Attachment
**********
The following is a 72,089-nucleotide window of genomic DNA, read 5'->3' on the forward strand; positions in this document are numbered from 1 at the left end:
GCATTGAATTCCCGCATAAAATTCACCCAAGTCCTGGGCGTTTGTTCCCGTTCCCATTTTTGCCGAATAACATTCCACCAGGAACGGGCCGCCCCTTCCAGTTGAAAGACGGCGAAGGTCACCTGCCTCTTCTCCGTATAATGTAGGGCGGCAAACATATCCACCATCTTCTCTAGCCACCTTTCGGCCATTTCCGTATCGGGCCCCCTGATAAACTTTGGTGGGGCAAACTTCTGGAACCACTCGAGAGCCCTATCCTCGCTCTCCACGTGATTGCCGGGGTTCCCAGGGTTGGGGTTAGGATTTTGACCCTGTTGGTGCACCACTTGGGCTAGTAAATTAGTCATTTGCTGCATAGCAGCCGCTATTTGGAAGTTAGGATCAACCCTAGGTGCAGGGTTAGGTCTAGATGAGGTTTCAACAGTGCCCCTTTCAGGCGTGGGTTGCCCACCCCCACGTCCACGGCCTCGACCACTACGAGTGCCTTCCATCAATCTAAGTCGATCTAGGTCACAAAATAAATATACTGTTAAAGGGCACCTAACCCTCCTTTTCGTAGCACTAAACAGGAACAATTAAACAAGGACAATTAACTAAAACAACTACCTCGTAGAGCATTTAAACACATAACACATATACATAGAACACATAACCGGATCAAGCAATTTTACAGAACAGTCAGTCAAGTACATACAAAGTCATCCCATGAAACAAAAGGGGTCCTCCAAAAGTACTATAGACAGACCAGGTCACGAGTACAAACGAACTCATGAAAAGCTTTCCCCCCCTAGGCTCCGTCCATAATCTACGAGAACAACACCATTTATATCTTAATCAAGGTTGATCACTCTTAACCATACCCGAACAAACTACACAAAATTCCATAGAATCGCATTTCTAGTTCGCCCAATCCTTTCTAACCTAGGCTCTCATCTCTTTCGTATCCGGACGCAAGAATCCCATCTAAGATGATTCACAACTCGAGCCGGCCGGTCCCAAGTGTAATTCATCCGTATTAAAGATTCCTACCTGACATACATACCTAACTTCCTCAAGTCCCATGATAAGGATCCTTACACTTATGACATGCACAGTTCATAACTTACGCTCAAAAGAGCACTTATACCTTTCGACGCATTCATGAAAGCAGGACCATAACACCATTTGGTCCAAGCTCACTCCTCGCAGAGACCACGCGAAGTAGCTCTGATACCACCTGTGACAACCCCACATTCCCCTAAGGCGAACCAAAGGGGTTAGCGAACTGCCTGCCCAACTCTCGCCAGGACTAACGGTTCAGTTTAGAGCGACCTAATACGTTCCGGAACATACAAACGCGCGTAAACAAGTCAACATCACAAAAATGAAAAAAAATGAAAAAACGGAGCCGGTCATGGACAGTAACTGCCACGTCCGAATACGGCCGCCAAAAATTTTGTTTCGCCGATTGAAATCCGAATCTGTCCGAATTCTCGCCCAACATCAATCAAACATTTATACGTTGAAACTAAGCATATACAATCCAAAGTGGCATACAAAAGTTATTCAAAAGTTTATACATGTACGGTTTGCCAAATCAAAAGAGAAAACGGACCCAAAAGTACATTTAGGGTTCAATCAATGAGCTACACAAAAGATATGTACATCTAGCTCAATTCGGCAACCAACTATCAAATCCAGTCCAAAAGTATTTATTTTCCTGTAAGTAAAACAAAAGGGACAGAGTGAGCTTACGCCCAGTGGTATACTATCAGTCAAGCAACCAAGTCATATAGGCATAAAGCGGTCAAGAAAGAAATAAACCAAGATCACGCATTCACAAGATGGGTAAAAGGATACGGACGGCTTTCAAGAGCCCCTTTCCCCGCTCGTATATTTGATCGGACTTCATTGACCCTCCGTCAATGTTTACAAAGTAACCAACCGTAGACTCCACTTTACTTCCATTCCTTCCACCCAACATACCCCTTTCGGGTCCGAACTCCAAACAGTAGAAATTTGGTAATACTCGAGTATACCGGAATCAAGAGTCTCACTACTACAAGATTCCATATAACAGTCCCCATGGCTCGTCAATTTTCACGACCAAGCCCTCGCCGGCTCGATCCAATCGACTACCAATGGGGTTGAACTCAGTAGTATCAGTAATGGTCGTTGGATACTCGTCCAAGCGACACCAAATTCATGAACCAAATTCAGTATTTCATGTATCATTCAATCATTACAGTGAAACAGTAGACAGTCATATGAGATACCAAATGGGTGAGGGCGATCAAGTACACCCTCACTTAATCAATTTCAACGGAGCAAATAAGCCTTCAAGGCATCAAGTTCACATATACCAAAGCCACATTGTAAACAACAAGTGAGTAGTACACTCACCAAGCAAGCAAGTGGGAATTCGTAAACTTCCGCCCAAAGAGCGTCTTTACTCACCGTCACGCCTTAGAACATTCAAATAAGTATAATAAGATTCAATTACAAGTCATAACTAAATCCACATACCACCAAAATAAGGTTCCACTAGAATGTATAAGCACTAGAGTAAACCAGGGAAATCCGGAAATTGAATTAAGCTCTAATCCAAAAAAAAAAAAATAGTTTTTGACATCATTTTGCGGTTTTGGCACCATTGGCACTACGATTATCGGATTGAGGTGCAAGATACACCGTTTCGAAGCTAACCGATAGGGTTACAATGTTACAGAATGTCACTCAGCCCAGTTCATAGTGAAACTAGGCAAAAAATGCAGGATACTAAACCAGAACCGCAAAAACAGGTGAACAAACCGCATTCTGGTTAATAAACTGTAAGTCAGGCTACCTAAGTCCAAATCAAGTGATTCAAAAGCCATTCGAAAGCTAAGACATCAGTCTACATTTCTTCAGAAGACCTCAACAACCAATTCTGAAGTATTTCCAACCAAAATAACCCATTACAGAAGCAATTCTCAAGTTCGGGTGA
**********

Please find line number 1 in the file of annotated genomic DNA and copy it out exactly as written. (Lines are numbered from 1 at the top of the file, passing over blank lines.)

The following is a 72,089-nucleotide window of genomic DNA, read 5'->3' on the forward strand; positions in this document are numbered from 1 at the left end: